Did you know that Teams is actually a client interface on top of other Microsoft 365 services? To manage Microsoft Teams successfully, you need to understand the logical architecture of productivity services in Microsoft 365 and how Teams relates to other products, like SharePoint and Microsoft 365 Groups, on the backend.
Good to know:
- Teams is built on top of Microsoft 365 Groups, the cross-application membership service in Microsoft 365. Every time a new team is created, an associated Microsoft 365 group is automatically provisioned.
- The Teams platform ties together other Microsoft 365 services and apps, but that means that most Teams data isn’t actually stored in Teams. For example, files and folders visible in a team’s Files tab are actually stored in the team’s associated SharePoint site.
- Depending on the capabilities you want to configure, you’ll need to jump between settings in several different admin centers (not just the Microsoft Teams admin center).
If you’re planning a Teams rollout and your organization already uses SharePoint, check out our blog article on Microsoft Teams and SharePoint integration.
Tip #8: Create an organization-wide team in Microsoft Teams
Organization-wide teams provide an automatic way for everyone in a small to medium-sized business (SMB) to be part of a single team for collaboration. Global admins with no more than 10,000 users can easily create a public org-wide team that keeps membership up to date with Active Directory as users join and leave the organization.
Good to know:
- Only global admins can create org-wide teams. Currently, org-wide teams are limited to organizations with no more than 10,000 users. There’s also a limit of five org-wide teams per tenant.
- When an org-wide team is created, all global admins and Teams service administrators are added as team owners and all active users are added as team members. Unlicensed users are also added to the team and will be assigned a Microsoft Teams Exploratory license the first time they sign in. Guest user accounts will not be added to your org-wide team.
- As new employees are added to your organization’s directory or an employee leaves the company and their account is disabled, changes are automatically synced and users are added to or removed from the team.
Still have questions? Check out the FAQ section of Microsoft’s official documentation on org-wide teams in Microsoft Teams.
Tip #9: Be aware of link permissions in Microsoft Teams
Once a file is uploaded into a team or Teams chat, it’s now a SharePoint object. That means the same sharing capabilities you get from SharePoint and OneDrive apply in Microsoft Teams. To prevent accidental security breaches, we recommend configuring the organization-level sharing settings in your SharePoint admin center according to your business’s security needs.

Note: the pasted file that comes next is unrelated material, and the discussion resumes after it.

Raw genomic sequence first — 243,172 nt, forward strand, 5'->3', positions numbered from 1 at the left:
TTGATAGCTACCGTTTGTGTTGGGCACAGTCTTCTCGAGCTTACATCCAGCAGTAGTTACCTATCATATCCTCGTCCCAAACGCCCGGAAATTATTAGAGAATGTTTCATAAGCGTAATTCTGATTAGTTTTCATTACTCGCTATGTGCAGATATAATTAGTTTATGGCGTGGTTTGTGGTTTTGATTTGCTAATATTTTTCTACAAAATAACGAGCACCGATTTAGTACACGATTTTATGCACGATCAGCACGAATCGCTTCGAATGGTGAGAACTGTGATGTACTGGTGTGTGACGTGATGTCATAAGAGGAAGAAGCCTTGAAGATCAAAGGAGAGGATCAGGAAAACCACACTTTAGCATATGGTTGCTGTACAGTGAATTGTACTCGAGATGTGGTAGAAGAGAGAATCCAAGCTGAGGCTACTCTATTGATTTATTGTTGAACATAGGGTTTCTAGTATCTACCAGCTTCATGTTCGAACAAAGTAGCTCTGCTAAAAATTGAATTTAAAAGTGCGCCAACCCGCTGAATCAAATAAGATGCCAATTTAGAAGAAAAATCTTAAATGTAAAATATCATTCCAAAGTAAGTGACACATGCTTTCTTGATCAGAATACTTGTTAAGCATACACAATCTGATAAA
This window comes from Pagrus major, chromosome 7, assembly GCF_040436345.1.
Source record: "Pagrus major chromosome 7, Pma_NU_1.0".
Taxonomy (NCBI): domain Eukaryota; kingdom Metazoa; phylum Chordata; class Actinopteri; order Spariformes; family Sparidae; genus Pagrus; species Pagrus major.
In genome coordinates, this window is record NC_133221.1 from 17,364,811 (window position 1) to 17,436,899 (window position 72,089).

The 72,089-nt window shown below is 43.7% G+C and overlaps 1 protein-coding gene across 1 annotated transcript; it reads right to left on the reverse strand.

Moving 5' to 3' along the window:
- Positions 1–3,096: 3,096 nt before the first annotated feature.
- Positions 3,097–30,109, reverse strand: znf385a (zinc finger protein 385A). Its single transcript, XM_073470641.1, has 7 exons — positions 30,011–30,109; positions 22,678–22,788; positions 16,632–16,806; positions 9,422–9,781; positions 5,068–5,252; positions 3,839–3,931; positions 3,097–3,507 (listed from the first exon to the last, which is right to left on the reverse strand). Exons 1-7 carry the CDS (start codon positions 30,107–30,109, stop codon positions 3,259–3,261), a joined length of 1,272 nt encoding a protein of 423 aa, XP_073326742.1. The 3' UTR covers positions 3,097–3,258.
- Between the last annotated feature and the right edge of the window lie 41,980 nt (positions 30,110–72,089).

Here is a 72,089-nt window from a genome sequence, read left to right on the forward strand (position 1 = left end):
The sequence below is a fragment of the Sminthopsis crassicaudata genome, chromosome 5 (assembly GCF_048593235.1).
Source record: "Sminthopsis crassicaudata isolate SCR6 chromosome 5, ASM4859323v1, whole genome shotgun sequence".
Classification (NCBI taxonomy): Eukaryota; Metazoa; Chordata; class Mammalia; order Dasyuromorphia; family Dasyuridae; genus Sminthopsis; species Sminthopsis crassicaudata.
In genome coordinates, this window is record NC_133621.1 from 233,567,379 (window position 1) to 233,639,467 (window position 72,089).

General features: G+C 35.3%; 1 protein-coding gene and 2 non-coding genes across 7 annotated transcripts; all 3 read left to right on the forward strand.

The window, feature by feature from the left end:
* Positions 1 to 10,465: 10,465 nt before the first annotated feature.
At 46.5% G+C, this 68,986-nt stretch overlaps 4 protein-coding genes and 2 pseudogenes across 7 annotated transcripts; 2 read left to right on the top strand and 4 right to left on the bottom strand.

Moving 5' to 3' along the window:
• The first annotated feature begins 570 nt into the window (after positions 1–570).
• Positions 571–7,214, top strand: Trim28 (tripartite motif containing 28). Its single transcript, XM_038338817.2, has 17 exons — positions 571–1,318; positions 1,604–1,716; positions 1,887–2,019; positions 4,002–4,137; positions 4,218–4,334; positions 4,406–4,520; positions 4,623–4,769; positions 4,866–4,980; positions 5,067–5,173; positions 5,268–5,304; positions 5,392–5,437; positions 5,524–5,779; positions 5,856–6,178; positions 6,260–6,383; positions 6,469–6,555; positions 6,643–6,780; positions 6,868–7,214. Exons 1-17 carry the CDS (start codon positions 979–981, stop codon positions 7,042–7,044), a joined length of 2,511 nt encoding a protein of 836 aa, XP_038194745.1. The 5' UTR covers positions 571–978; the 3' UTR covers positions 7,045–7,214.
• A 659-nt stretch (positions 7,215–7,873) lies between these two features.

Good to know:
- If you can access a file on your device, you can share the file with other people in Teams. This includes any files that are:
- In the Files tab of your channels and chats
- In your personal OneDrive or other cloud storage
- On your local device
- By default, both owners and members of a team can share files and folders with people outside the team—and may include people outside your organization if you have allowed guest sharing.
See Microsoft’s official documentation for recommendations on how to configure Teams file and folder sharing with three tiers of protection.
Tip #10: Configure custom security settings for each Microsoft team
You want to give users freedom to create new resources as they see fit—but you don’t want that freedom to come at the cost of creating a security risk. The scalable solution: configure custom security settings for your Microsoft teams based on their confidentiality and business purpose. That way, you can implement additional restrictions only where needed.
Good to know:
- Because Teams is actually a unified interface overlying other Microsoft 365 apps and services, you need to configure settings in multiple admin centers—and through several levels of authorization—if you want to set up custom protection for each team manually.
- Sensitivity labels through the Microsoft Information Protection (MIP) framework can be used to classify a team and enforce protection settings based on that classification. However, enabling this feature for Teams requires an Azure AD Premium license and a fair bit of PowerShell scripting.
- You can use a third-party governance tool like ShareGate Apricot to apply custom security settings to each Microsoft team. Our sensitivity tag feature enables you to work with owners to define each team’s level of sensitivity and automatically apply the right security settings.
Find a full walkthrough of all three methods mentioned above in our blog article explaining 3 ways to configure custom security settings for your Microsoft teams.